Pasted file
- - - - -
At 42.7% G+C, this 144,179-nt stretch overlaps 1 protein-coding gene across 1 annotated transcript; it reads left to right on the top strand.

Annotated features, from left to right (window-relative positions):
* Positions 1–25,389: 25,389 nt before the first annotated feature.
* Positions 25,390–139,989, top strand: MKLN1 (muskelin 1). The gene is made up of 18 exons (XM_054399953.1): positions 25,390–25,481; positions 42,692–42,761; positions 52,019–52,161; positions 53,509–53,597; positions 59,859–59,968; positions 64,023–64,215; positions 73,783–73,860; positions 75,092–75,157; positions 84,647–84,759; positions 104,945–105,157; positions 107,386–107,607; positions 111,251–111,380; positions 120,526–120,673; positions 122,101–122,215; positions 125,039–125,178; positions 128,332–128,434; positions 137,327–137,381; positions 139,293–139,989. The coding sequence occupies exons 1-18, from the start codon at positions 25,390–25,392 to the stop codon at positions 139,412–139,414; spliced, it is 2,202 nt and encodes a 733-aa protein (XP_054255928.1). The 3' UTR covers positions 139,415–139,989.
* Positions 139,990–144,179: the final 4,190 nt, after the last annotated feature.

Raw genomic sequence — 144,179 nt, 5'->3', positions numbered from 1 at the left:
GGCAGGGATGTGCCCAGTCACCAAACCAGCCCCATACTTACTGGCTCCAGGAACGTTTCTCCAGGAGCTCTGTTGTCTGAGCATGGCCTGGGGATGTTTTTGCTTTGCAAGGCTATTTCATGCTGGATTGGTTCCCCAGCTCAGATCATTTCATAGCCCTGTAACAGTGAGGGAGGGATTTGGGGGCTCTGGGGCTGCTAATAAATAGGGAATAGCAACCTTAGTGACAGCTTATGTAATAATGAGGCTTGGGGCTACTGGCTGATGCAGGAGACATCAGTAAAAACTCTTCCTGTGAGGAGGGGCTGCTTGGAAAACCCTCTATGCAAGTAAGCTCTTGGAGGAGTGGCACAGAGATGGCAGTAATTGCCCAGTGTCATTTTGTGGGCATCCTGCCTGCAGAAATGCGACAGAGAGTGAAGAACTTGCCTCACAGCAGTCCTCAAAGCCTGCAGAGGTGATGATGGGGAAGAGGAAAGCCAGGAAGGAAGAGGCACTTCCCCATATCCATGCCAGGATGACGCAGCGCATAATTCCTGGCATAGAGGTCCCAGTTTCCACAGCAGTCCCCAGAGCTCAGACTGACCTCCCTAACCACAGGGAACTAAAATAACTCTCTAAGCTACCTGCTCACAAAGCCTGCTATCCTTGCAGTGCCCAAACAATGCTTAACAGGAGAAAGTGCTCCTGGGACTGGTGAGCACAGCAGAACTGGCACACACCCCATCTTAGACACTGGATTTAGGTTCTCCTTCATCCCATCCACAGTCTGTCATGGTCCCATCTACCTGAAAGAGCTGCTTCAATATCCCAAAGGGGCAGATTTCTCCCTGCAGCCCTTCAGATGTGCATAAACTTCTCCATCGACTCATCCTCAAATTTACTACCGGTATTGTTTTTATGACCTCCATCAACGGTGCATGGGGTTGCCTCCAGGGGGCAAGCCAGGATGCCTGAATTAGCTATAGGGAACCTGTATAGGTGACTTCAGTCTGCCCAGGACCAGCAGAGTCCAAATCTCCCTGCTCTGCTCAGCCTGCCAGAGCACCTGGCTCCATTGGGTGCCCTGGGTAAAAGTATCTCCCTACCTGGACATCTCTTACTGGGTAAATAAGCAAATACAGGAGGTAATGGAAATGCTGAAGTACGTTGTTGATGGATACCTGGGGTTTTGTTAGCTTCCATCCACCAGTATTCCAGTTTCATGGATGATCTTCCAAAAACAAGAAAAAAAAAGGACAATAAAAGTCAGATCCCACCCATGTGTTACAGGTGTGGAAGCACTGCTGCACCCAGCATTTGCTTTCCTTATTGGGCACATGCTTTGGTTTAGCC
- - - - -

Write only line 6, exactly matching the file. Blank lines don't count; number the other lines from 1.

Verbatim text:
Raw genomic sequence — 144,179 nt, 5'->3', positions numbered from 1 at the left: